What is imitation and what difficulties do people with Autism and intellectual disability have in developing this skill?

The ARBIT Project works to improve some basic skills in people with autism, which are essential for the development of social skills, and therefore the full exercise of their rights.

Below, we detail a bit more about one of these skills, imitation. Specifically, we explain the difficulties suffered by people with autism in this area and its consequences.

What is it?

Imitation is doing what somebody else does.

But, imitation takes many forms, has many uses and generates different brain activations according to its different uses. That is why we have to specify: what, when, how to imitate.


  • WHEN?

Doing the same at the same time (Synchronic imitation): communication

Doing the same long after the observation of a novel action: learning.

  • WHAT?

Simple actions just need for the infant to be able to reach, grasp and hold an object.

Complex actions enchain a series of simple actions. They need a coordination of both hands and thus are more difficult to imitate.

  • HOW?

Imitating spontaneously is a voluntary signal of interest for the person or for the action, which should lead to social interaction and communication.

Imitating on request requires to leave one ‘s personal motives and adopt an external objective.

When does it develop?

Imitation develops immediately from birth on (for instance they protrude their tongue when you protrude yours) and becomes more and more complex with age (for example, at 9 months they press the same button to obtain the same sound, or they join their hands to clap like the other does).

The answer depends on which form of imitation you have in mind.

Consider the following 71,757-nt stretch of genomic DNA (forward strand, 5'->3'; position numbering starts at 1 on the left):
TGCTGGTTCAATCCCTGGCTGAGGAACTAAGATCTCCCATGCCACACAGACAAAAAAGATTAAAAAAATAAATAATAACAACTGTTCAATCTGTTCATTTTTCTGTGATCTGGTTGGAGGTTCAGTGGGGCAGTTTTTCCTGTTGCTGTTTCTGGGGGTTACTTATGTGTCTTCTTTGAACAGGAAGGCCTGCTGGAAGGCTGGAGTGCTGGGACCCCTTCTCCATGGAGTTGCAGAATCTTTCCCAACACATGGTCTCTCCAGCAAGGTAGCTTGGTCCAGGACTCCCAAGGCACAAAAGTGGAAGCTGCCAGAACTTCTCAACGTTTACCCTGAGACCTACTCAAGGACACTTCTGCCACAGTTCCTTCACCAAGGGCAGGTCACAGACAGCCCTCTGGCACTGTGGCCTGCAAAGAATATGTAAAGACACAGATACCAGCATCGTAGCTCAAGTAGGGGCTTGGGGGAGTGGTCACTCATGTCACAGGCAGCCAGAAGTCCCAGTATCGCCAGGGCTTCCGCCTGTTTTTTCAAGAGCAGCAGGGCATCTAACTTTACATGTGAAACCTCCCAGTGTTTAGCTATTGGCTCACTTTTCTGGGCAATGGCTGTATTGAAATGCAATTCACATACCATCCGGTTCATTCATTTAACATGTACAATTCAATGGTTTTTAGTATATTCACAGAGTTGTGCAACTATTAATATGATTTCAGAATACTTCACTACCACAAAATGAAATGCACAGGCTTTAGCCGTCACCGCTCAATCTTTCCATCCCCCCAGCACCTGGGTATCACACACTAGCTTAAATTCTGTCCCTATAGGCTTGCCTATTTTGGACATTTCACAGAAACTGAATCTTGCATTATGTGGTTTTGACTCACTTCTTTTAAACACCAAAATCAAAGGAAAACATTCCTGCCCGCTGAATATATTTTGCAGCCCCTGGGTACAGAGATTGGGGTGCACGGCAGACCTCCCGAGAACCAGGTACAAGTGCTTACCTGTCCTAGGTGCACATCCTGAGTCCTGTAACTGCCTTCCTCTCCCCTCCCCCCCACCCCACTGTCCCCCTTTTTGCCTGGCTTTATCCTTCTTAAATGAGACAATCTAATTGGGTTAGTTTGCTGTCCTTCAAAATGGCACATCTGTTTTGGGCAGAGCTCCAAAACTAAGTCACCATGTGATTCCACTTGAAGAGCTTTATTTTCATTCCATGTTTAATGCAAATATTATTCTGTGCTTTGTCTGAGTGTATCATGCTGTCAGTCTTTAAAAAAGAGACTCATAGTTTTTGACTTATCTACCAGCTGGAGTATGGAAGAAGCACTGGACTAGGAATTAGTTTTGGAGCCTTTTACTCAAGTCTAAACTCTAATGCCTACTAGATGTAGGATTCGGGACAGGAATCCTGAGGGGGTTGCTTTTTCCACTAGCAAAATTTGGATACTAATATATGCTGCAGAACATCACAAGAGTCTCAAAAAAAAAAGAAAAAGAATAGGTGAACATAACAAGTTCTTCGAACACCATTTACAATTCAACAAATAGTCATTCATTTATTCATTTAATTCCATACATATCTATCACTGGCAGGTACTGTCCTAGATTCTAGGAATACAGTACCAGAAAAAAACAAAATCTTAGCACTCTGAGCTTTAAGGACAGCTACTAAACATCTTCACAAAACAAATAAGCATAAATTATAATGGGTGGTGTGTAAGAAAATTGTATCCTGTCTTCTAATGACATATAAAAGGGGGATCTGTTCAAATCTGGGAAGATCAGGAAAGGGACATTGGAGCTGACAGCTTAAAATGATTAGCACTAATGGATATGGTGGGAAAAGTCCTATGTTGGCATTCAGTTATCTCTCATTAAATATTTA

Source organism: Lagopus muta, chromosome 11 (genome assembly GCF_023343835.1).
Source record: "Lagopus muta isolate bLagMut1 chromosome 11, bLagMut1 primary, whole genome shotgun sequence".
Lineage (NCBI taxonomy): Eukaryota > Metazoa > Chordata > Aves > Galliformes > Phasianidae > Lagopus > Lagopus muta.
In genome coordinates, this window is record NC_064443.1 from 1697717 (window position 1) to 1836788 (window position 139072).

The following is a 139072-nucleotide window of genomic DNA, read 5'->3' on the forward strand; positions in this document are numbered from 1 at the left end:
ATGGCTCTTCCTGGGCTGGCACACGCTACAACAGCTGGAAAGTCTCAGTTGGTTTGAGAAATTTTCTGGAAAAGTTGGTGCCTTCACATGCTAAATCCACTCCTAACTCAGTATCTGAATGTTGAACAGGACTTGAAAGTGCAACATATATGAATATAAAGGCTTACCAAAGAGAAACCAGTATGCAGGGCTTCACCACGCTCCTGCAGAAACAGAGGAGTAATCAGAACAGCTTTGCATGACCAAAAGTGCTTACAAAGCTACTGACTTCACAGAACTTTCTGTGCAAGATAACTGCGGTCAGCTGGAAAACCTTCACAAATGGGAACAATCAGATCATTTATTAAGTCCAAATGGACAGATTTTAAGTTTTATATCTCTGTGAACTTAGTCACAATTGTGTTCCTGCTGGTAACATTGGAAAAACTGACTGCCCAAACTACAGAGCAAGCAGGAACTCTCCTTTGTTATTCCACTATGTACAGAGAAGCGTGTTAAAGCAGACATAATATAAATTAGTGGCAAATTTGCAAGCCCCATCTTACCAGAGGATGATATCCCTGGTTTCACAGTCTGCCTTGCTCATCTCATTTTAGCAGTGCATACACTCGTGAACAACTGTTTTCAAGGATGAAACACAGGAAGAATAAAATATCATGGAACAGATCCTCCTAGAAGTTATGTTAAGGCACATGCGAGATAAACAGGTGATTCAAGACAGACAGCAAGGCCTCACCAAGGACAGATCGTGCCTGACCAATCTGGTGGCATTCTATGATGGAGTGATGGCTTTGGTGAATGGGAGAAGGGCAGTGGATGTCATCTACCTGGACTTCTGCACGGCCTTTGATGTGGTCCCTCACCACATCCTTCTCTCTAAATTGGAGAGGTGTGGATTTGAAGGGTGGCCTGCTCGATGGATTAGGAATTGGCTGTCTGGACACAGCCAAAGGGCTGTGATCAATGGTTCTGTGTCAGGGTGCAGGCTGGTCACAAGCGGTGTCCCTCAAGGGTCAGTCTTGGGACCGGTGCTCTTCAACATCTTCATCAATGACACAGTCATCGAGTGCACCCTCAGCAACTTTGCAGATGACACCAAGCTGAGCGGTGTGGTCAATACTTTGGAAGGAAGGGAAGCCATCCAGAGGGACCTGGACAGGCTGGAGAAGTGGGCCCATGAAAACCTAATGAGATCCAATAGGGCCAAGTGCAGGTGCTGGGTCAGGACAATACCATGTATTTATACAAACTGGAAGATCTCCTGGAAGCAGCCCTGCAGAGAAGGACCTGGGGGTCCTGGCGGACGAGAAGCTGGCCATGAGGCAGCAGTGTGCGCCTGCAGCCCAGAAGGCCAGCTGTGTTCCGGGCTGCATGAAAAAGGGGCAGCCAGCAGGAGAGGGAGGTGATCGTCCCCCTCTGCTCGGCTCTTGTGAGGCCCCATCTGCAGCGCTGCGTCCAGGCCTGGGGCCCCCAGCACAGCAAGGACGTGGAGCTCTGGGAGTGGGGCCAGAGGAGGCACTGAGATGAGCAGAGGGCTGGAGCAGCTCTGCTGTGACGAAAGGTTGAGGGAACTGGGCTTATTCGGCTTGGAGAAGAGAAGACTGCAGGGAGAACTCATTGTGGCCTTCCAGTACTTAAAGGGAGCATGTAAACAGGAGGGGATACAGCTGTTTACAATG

A newborn is able to imitate facial gestures and sound, at 2 months hand gestures, at 3 months, trajectory towards a part of the body and after 6 months simple actions (when grasping is mastered).

After 6 months, s/he will imitate for instance ‘grasp a spoon’. But is s/he able to turn the spoon inside a bowl? This action requests to enchain two simple actions: first to take the spoon, second to turn the spoon inside the bowl, the whole being possible if the infant coordinate both hands, one maintaining the bowl and the other turning. This will be possible after 14 months.

Enchaining many actions to perform a novel goal after observing without doing will take place much later, at 3 years.

What are the implications of this skill for a person's development?

Imitative behaviour allows people learn the typical use of certain objects, acquire new skills and obtain the necessary basis for the development of communication.

The importance of imitation in development is crucial. Indeed, imitation has been shown to contribute develop many functions among which self-recognition and body part recognition, communication without words, joint attention, empathy, self-other relationship, TOM, and learning via observation.

What difficulties do people with autism and intellectual disability have in developing this skill?

Many people with Autism and intellectual disability do not develop imitative behaviours at the evolutionary moment that it would be necessary. As a consequence, they have difficulties in other areas that are also basic for their development such as play skills, peer interaction or joint attention.